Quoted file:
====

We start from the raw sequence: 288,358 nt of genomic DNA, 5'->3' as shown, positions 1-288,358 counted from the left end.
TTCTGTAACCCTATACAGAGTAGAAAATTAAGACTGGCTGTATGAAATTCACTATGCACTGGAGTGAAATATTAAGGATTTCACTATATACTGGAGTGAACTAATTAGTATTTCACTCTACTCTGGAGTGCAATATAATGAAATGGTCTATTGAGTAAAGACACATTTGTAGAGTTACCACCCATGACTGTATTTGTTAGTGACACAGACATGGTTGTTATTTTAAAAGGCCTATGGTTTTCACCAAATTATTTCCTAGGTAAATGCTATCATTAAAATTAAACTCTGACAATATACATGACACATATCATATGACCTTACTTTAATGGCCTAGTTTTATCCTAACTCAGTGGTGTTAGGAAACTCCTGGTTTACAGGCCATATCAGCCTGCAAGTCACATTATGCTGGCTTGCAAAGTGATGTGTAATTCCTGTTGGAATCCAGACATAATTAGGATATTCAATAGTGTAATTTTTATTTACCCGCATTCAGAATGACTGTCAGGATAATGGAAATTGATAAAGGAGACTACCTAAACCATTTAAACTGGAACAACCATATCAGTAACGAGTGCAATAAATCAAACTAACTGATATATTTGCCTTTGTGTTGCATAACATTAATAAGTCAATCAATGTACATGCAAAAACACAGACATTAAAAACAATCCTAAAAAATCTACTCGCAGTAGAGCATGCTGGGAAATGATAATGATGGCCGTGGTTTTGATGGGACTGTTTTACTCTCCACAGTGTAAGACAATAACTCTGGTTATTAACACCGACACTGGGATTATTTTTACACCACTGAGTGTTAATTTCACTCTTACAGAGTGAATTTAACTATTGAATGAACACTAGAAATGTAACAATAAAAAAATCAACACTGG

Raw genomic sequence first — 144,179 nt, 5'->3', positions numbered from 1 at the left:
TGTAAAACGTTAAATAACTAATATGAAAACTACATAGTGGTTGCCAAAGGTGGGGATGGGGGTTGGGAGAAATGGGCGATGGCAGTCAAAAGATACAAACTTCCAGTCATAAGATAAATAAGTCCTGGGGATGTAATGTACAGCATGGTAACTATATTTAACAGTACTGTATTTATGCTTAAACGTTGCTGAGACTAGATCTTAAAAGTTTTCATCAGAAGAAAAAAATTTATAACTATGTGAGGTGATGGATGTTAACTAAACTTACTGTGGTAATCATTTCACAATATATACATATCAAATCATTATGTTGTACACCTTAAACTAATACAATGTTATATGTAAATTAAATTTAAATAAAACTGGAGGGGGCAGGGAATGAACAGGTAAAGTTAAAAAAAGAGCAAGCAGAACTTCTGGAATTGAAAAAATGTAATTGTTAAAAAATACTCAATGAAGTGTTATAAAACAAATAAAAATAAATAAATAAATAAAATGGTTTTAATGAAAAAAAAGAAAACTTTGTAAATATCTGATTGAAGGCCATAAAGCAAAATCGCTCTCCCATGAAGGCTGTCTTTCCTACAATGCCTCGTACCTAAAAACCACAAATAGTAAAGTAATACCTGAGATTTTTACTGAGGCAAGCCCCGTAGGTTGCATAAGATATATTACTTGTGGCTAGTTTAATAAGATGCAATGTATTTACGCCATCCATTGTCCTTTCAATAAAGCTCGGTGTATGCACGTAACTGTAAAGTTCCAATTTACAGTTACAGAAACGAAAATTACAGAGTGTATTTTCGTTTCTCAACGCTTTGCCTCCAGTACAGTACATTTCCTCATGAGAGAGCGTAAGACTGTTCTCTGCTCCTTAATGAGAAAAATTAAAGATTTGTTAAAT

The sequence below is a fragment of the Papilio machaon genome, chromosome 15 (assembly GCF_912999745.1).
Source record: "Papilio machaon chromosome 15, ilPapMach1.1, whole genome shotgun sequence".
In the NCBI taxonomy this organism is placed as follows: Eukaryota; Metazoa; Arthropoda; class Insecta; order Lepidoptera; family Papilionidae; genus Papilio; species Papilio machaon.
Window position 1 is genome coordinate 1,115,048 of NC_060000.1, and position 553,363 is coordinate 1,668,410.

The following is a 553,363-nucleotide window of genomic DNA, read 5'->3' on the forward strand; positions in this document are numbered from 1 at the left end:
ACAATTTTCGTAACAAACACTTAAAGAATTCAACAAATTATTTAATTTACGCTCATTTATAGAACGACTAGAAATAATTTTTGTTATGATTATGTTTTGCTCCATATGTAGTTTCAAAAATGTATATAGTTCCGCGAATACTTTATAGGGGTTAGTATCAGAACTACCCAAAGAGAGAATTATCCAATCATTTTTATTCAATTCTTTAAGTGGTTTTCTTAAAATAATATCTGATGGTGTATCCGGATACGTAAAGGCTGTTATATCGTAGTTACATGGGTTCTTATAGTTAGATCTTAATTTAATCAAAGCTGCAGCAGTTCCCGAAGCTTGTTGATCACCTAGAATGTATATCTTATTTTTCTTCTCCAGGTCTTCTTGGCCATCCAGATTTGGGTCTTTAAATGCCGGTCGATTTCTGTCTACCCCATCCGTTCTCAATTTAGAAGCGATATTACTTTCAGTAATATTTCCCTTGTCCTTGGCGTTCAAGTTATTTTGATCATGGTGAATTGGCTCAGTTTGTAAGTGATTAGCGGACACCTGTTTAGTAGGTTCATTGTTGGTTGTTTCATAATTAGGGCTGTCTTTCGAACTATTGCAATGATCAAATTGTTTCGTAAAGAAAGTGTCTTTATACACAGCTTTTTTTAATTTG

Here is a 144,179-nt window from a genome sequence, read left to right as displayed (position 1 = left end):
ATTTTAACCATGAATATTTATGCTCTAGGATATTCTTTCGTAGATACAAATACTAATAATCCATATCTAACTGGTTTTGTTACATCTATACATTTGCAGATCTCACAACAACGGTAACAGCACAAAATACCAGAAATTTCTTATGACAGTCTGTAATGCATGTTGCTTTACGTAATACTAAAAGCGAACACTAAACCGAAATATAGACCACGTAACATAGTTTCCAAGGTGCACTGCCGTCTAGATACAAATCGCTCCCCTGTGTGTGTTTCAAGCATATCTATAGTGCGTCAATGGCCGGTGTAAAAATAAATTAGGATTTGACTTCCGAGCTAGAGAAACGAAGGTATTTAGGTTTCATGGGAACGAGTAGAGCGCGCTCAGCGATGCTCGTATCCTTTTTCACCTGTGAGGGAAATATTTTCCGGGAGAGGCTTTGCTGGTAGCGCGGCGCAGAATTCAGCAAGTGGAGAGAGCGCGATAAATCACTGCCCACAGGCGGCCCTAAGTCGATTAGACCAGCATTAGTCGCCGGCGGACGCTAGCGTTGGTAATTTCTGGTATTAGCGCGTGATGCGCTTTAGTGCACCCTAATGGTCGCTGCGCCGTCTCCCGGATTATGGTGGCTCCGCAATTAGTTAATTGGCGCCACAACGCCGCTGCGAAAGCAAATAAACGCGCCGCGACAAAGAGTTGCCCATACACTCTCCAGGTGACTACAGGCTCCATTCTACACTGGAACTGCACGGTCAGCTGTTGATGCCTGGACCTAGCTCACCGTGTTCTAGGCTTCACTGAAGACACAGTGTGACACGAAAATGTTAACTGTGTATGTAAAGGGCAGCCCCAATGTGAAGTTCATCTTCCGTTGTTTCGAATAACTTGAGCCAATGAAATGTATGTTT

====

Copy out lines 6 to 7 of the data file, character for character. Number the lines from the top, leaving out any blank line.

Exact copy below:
Source record: "Papilio machaon chromosome 15, ilPapMach1.1, whole genome shotgun sequence".
In the NCBI taxonomy this organism is placed as follows: Eukaryota; Metazoa; Arthropoda; class Insecta; order Lepidoptera; family Papilionidae; genus Papilio; species Papilio machaon.